Effort to Rescind New District Maps Struck Down

A move to rescind the redistricting maps approved by the City Council at its Nov. 15 failed on a procedural vote Monday night.

Councillors Yamir Rodriguez, Judith Garcia, Damali Vidot, Giovanni Recupero, and Enio Lopez introduced the order to rescind the vote on a new district map that was amended by Council President Roy Avellaneda at the Nov. 15 meeting. Recupero voted for the map at the Nov. 15 meeting, but joined the three councillors who voted against the new map, and Vidot, who was absent on Nov. 15, in introducing the order to rescind.

The order did not make it to a formal vote, as Avellaneda ruled the motion was out of order. Garcia challenged the ruling, but the effort to overturn Avellaneda’s ruling came up short by a 6-5 vote, with the makers of the motion to rescind voting to overturn the council president’s ruling, and the remainder of the councillors voting to uphold Avellaneda’s ruling.

The biggest changes on the map are in the new Districts 5 and 7. The new District 5 combines the Box District with Bellingham Hill, while District 7 is centered on the downtown, stretching from the courthouse to City Hall and Broadway. The new District 7 also separates the historic waterfront district and pairs it with the downtown/Broadway area.

Garcia spoke against approving the map that was ultimately approved, noting that in District 8 especially, she felt that the redistricting was diluting the voices of People of Color and creating some districts that combined areas with different characters.

The redistricting process takes place every 10 years using data from the U.S. Census to create equitable voting districts and precincts of approximately the same size.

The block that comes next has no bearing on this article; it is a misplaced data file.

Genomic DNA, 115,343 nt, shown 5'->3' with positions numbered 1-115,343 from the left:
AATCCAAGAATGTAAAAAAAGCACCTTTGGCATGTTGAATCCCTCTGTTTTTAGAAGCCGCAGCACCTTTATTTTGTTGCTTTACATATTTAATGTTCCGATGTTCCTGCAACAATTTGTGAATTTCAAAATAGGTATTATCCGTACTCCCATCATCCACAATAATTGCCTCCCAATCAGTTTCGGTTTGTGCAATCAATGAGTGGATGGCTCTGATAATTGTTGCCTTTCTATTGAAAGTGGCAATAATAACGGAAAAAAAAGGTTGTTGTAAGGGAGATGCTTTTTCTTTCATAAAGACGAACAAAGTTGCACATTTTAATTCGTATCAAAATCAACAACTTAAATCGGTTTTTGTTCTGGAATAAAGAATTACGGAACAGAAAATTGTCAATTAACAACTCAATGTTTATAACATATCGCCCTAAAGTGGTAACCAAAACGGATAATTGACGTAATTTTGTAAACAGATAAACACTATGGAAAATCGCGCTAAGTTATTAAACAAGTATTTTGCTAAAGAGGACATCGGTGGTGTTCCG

While no councillors were able to speak on the motion to rescind from the chambers Monday night since it was ruled out of order, several School Committee members used the public speaking portion of the meeting to support a vote to rescind the map that was approved last week.

“I’m asking the council to rescind the map that was passed last meeting and open an actual community input process for municipal redistricting,” said School Committee member Roberto Jimenez.

Among other reasons to rescind the vote, Jimenez said the new lines could decrease representation by putting current District 6 Councillor Recupero and current District 4 Councillor Lopez in the same district.

Jimenez said there was also little discussion during the process about how to keep together communities of interest in the drafts of the maps.

“Looking at the deadline of Dec. 15 (to have the maps approved by the state), we can have more conversations about these precincts before the decisions are made,” said Jimenez.

He also noted that the Dec. 15 deadline is for precinct, not district, boundaries, adding that the precinct lines could be submitted to the state, and then the city could take more time to determine how to best match up the precincts.

District 3 School Committee member Marisol Santiago said she agreed that there has to be a closer look at the precinct and district lines.

“These two districts that would be impacted deserve to have equal representation, and it doesn’t seem like the map that was proposed would allow for that level of equity that has existed,” said Santiago.

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